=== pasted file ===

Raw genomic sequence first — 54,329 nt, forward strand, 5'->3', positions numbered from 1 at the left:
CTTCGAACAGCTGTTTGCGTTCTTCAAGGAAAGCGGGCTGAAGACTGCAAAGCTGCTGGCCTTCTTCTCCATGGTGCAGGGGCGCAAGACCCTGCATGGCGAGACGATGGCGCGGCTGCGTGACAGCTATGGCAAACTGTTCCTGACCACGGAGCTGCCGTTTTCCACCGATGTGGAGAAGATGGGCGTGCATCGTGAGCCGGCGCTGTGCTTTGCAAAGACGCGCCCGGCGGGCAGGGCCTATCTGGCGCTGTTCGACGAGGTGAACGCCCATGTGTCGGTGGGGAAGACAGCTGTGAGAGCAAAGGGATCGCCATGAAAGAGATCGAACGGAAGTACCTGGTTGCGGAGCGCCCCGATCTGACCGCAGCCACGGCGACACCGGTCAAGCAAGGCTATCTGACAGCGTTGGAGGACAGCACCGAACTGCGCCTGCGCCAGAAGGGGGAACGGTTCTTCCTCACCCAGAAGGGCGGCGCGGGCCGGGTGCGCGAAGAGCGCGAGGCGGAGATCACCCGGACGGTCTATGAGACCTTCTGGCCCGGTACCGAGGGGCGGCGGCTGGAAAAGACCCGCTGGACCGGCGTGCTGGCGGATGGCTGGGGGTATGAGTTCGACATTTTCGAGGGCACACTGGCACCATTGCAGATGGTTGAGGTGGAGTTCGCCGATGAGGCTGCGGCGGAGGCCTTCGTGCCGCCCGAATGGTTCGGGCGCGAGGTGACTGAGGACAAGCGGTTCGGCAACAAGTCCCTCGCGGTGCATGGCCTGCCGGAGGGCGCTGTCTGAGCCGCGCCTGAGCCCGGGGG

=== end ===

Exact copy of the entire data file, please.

Raw genomic sequence first — 54,329 nt, forward strand, 5'->3', positions numbered from 1 at the left:
CTTCGAACAGCTGTTTGCGTTCTTCAAGGAAAGCGGGCTGAAGACTGCAAAGCTGCTGGCCTTCTTCTCCATGGTGCAGGGGCGCAAGACCCTGCATGGCGAGACGATGGCGCGGCTGCGTGACAGCTATGGCAAACTGTTCCTGACCACGGAGCTGCCGTTTTCCACCGATGTGGAGAAGATGGGCGTGCATCGTGAGCCGGCGCTGTGCTTTGCAAAGACGCGCCCGGCGGGCAGGGCCTATCTGGCGCTGTTCGACGAGGTGAACGCCCATGTGTCGGTGGGGAAGACAGCTGTGAGAGCAAAGGGATCGCCATGAAAGAGATCGAACGGAAGTACCTGGTTGCGGAGCGCCCCGATCTGACCGCAGCCACGGCGACACCGGTCAAGCAAGGCTATCTGACAGCGTTGGAGGACAGCACCGAACTGCGCCTGCGCCAGAAGGGGGAACGGTTCTTCCTCACCCAGAAGGGCGGCGCGGGCCGGGTGCGCGAAGAGCGCGAGGCGGAGATCACCCGGACGGTCTATGAGACCTTCTGGCCCGGTACCGAGGGGCGGCGGCTGGAAAAGACCCGCTGGACCGGCGTGCTGGCGGATGGCTGGGGGTATGAGTTCGACATTTTCGAGGGCACACTGGCACCATTGCAGATGGTTGAGGTGGAGTTCGCCGATGAGGCTGCGGCGGAGGCCTTCGTGCCGCCCGAATGGTTCGGGCGCGAGGTGACTGAGGACAAGCGGTTCGGCAACAAGTCCCTCGCGGTGCATGGCCTGCCGGAGGGCGCTGTCTGAGCCGCGCCTGAGCCCGGGGG